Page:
11. 11. Let’s take stock for a moment HMB300 - Neuroscience • Use a contextual fear response to evoke a fear memory • Neurons that are involved in LTP-like responses are express more CREB • Have a unique mouse that expresses iDTR in every cell in every part of the body including the amygdala (DTR is not normally found in mice) • Create a specific vector that incorporates both things CREB-Cre and put it into a viral vector that infects specific neurons HMB300H1 - Dr. JU - Bye Class! 11
  12. 12. HMB300 - Neuroscience Amazing specificity intraperitoneal • Mice must be made to express DT Receptor • Stereotactically nject a vector that targets LA neurons, and activates the DT Receptor but only in ones that are made to express CREB • Inject DT and the toxin works into the area and destroy selective neurons by apoptosis HMB300H1 - Dr. JU - Bye Class! 12
  13. 13. HMB300 - Neuroscience Memory consolidation molecules? Inject only in lateral amygdala loxP AD loxP All cells have inactive Rosa All cells have inactive Rosa HMB300H1 - Dr. JU - Bye Class! All cells have inactive Rosa 13
  14. 14. HMB300 - Neuroscience Sometimes napping does help Talk promotors here CaMKII Synapsin I GFAP GAD65 Specific effect, since random ablation of small number of inactive neurons (i.e. those without high levels of CREB) didn’t erase the fear memory HMB300H1 - Dr. JU - Bye Class! 14
  15. 15. HMB300 - Neuroscience Incredible effect • Rosa mouse allows specific ablation of neurons that overexpress CREB that has become associated with a learned fear response • Effects were specific and offer a different route for being able to manipulate discrete group of neurons – in this case ablation of neurons associated with a memory • Still cited as a classic paper and variations are still being published today HMB300H1 - Dr. JU - Bye Class! 15
  16. 16. HMB300 - Neuroscience For your information (FYI only) • If you want to learn more on this technique and some of the challenges associated with it check out the following paper • Han J-H, Kushner SA, Yiu AP, Cole CA, Matynia A, Brown RA, Neve RL, Guzowski JF, Silva AJ, Josselyn SA. (2007) Neuronal competition and selection during memory formation. Science 316:457-460. • Han J-H, Kushner SA, Hsiang HL, Yiu AP, Buch T, Waisman A, Bontempi B, Neve RL, Frankland PW, Josselyn SA. (2009) Selective erasure of a fear memory. Science 323:1492-1496 HMB300H1 - Dr. JU - Bye Class! 16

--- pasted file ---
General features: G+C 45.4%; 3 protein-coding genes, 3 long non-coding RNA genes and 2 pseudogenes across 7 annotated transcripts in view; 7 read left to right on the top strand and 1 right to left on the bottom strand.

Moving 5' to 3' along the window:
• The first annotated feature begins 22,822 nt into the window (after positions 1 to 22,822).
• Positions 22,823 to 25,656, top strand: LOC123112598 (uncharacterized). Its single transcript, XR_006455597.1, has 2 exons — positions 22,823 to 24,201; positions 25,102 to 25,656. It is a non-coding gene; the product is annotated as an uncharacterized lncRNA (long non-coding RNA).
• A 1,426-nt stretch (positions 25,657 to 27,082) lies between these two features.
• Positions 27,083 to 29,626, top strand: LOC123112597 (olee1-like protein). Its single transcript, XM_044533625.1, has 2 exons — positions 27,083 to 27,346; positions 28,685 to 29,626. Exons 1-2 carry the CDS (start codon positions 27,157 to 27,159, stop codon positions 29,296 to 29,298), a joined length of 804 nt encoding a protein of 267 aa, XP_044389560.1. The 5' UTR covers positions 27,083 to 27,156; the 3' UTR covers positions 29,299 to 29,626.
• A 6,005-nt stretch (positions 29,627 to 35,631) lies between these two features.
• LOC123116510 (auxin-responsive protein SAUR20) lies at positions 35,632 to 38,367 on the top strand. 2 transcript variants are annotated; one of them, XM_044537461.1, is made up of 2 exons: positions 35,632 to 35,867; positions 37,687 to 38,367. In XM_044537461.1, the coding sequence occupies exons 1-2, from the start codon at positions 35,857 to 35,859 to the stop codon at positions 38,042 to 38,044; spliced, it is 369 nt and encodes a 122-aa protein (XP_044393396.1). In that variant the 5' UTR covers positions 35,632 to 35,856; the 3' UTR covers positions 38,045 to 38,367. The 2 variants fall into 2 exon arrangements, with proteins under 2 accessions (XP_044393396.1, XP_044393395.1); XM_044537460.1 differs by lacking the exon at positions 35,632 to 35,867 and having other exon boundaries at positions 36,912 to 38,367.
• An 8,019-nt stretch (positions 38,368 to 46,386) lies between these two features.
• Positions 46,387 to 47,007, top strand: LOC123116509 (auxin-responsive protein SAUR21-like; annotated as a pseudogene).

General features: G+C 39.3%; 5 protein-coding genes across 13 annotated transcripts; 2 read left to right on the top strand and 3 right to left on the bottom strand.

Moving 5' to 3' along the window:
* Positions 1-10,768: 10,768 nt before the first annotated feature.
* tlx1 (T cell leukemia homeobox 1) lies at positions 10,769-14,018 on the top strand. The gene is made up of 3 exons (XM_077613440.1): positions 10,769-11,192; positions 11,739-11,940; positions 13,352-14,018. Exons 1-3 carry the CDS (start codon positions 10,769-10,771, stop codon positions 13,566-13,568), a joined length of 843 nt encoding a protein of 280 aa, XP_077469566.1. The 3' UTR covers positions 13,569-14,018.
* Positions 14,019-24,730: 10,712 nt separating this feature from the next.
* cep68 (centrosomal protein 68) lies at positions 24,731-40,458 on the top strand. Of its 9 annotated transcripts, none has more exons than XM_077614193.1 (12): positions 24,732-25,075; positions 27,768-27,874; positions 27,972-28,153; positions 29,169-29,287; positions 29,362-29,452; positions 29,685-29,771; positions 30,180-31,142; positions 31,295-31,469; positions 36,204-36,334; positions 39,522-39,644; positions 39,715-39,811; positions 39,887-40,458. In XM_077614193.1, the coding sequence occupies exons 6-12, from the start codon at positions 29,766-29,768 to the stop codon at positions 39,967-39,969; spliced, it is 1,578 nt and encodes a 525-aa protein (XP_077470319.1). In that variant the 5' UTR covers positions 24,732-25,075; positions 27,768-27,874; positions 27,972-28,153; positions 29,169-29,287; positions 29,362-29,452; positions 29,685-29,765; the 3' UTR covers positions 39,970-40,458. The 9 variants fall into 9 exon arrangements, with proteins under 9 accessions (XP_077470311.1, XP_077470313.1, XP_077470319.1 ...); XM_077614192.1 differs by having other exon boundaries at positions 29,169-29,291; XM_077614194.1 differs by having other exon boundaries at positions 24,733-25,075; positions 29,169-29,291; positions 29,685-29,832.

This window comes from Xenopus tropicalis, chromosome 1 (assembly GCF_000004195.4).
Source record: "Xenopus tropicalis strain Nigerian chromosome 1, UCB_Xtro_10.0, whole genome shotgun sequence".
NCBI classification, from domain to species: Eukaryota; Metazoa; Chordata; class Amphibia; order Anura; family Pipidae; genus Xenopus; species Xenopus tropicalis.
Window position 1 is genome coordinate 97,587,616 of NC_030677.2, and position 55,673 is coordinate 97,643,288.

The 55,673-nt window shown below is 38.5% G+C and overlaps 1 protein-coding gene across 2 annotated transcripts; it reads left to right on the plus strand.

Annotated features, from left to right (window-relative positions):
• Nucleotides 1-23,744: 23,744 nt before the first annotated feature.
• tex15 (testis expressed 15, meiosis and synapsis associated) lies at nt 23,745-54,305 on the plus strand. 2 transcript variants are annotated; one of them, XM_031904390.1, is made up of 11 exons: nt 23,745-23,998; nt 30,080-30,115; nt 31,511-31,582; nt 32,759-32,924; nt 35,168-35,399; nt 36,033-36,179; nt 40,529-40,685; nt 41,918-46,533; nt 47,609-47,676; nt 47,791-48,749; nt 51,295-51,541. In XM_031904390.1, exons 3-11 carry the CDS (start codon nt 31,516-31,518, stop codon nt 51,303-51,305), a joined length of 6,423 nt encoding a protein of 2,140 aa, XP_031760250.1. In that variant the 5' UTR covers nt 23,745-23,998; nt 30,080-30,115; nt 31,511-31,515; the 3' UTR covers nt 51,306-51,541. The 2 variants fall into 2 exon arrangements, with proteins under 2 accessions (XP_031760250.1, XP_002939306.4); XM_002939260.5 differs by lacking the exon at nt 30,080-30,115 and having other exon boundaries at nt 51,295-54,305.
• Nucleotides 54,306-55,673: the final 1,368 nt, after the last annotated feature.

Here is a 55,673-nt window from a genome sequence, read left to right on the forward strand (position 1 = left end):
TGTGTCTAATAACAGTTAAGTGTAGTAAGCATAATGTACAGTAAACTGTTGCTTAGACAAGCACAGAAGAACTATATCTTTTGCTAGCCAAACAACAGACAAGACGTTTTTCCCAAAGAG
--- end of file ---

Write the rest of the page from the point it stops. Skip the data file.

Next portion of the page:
17. 17. Why do my Profs suck at teaching? Almost The End HMB300H1 - Dr. JU - Bye Class! 17
  18. 18. HMB300 - Neuroscience What do you think? This family is: A) Sad B) Angry C) Happy D) Calm I agree A) Yes B) No HMB300H1 - Dr. JU - Bye Class! 18
  19. 19. HMB300 - Neuroscience Can you pick up on his vibe? This man is: A) Sad B) Angry C) Happy D) Calm I agree A) Yes B) No HMB300H1 - Dr. JU - Bye Class! 19
  20. 20. HMB300 - Neuroscience The beginnings of a theory How did you come to understand the context? • Different theories to try and understand what happens when you observe things in others • You have basically taken on the perspective of someone else • How did this occur? How did you understand the other person’s perspective? • Intuitive learning model • Theory of Mind model HMB300H1 - Dr. JU - Bye Class! 20
  21. 21. HMB300 - Neuroscience Great theory but controversial • How do we understand what is going on? • How do we process what we perceive? • Is this a simple model such as sensory perception (what we see), cognition (processing) and then turn this into action? • In many ways this process resembles what is known as the Theory of Mind HMB300H1 - Dr. JU - Bye Class! 21